Firstly, they didn’t talk about tech like I do. Sure, this may be a geographical or life experience thing but what struck me was the conversation was like all their conversation (what can I say, bus journeys can be boring!). It went a little like this:

“So, what you do is, you go onto this website and put your details in. Then you say, ‘Are you there Mabel?’ and if she is, she’ll say hello.”

No “log in”, no “type”, heck, barely any tech terms.

 

Jargon via itnews.com.au
Jargon via itnews.com.au

As if to drive the point home, a few months later I was on a train (this happens more than you’d think). Someone had barely missed being hit on a track and delays were inevitable. The silver-haired lady next to me tried and failed to send a text, so she called instead. Getting an answerphone messsage, she said:

“I’ve sent you an electronic message”

No “text”, not even a “message” but a very preceise “electronic message”.

This made my day. My point here isn’t that their terms are right or wrong, simply that they are. Could my newfound understanding of the language barrier help the OAPs in my life ignite, well, not a passion but perhaps less of an aversion to all things digital?

So what if I started this quest from a self-centered point of view? My own sense of loss of being at the cutting edge of tech was the trigger, but Mabel and her friends planted a seed of curiousity that blossomed into conversation and a renewed passion for “Tech for everyone”.

In April, I began my project “Are you there Mabel?”. Every month or so, I’ll be talkng to OAPs about tech, how they feel about it and what it was like in the analogue day. The intention isn’t to convert them to tech fiends but to tell the story of new tech with old words, to connect the dots between their experience in which they’re comfortable and the alien Tech world they may feel excluded from.

Aged by Ronnie
Aged by Ronnie https://flic.kr/p/pWrrQh is licensed under an Attribution-NonCommercial-NoDerivs 2.0 Generic (CC BY-NC-ND 2.0) license

Tech is for everyone and we can learn so much from people who’ve lived through things you only ever read about. People who have a deep life experience to share with us only we reach out and include them.

header image: Aged by Ronnie

Talks: Agile, Remote Team Work – Without Losing Your Marbles!

The future of work for remote teams, especially in technical and creative fields is remote working. Remote working let’s you hire or collaborate with talented people from all over the world, or just in your country, without the overheads of relocating. It also saves you from filtering out great fits because they don’t happen to be in a certain location.

That’s why on a chilly spring day in March, I presented a talk on agile remote team work – without losing your marbles at Agile in Leeds. The venue was packed, the audience were amazing and I can’t thank Emily Webber enough for ably running the show.

Here’s my 3 steps to working productively as a team when you don’t all work from the same space.

Step 1: Hire the right people

Q: You wouldn’t hire just anyone to (fur) baby sit, what do you look for in a potential sitter?

  • Responsible adults – People who do, are trustworthy and are independent.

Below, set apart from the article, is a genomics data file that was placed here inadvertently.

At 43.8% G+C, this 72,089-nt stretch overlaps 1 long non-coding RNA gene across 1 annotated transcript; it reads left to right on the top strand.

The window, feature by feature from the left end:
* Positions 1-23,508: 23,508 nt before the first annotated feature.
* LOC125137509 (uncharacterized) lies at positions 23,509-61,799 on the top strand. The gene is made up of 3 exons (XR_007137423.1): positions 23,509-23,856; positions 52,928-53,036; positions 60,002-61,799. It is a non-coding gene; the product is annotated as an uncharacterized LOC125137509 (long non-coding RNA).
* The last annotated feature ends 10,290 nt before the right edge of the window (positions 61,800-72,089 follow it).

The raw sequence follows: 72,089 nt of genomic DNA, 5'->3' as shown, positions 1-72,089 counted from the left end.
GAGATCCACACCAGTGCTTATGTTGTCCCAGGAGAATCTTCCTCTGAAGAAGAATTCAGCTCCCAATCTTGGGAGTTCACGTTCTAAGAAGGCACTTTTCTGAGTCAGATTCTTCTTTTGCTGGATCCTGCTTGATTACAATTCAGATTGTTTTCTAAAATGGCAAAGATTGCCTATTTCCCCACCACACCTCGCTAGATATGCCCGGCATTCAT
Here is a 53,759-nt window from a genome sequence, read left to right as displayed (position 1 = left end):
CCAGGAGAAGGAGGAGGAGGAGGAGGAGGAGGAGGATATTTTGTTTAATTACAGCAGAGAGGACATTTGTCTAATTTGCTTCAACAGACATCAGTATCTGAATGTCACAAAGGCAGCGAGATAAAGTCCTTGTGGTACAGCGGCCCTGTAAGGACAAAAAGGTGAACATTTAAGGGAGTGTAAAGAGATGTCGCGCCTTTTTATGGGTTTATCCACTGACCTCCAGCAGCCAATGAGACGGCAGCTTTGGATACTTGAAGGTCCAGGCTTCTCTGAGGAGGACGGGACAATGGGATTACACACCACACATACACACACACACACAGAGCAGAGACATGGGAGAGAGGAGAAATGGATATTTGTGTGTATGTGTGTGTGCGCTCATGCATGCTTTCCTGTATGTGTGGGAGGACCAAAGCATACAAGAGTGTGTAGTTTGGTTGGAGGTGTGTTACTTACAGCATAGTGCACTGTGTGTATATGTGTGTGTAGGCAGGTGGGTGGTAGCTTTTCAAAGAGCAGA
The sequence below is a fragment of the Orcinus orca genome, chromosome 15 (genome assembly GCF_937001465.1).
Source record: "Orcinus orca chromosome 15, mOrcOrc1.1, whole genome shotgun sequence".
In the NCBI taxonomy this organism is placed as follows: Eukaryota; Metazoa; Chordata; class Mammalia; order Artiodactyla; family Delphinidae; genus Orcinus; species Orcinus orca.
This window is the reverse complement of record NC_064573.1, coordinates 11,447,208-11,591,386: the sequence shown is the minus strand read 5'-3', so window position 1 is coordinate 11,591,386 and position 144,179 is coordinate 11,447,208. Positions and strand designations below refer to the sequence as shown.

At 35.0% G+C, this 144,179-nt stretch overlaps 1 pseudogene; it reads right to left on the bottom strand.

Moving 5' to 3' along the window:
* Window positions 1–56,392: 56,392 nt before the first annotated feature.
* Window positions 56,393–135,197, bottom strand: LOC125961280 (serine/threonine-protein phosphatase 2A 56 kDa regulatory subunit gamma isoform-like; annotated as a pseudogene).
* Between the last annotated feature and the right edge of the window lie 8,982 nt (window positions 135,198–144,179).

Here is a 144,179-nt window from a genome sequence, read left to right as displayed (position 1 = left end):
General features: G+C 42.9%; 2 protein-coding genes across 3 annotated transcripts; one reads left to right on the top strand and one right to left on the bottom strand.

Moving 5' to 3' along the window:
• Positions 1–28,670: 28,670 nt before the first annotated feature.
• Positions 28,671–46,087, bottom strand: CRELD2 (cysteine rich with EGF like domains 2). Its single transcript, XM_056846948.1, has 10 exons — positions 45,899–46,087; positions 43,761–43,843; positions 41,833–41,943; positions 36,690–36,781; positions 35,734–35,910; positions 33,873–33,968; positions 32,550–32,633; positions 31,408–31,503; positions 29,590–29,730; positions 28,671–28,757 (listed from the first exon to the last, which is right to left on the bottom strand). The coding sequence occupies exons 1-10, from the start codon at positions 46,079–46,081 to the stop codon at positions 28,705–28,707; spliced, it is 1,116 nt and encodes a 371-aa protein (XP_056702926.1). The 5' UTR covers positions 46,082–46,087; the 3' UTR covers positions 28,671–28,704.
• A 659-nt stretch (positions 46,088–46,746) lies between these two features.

• Smart creatives – People who can highlight problems *and* bring solutions to the table.
  • Right mindset for remote work – People who don’t need the office environment (or are happy to recreate it through other means like co-working).

Step 2: In the right environment

Q: Have you ever brought home some supermarket herbs that didn’t thrive?

  • Be adult about dealing with problems – don’t let things fester, healthy group dynamics are at the heart of successful remote working.
  • Mind the micromanaging – this goes back to trust and productivity, focus on what people are producing not on ensuring you wring 8 hours out of them.
  • Remove barriers to productivity – environment (encourage coworking if needed and good working spaces), clear leadership (be a good scrum master, remove barriers and have clarity about task allocation or selection), staff wellbeing (make sure work life balance is retained and have good employee resources to manage stress), regular face to face (meet regularly to co-work together and bond).

Step 3: With the right tools

Q: Have you ever watched a professional at work?

  • Develop good processes around key needs (especially documents, tools, HR, health & safety).
  • Streamline your tools (find what works well for your team, mix it up, but don’t go mad).
  • Eat the elephant (Understand that this is a continuous group effort and take small steps).

These approaches have kept us at Open Data Services on the straight and narrow (today is our 1st anniversary!) and we review these as we grow our team (from 7 to 9 soon). Find out what works best for you and remember, keep working at it.

#fundingHack Crowdsourcing Q&A – Help me fund an indoor skate park in Keighley

Hackathons are not just about code. They are about solving problems and sometimes we can hack a problem by crowdsourcing the answers from a collective pool of knowledge.

That’s what we did when we were faced with a problem at #fundingHack on international open data day: my urban sport of skateboarding is amazing but there’s very little UK-based statistics I can use for evidence when applying for funding. What can I do?

A little background: Skateboarding has many benefits but there are few skate parks in the UK and little statistics showing their benefit. Most of the statistics and case studies come from the United States which is different from the UK socially, economically and geographically.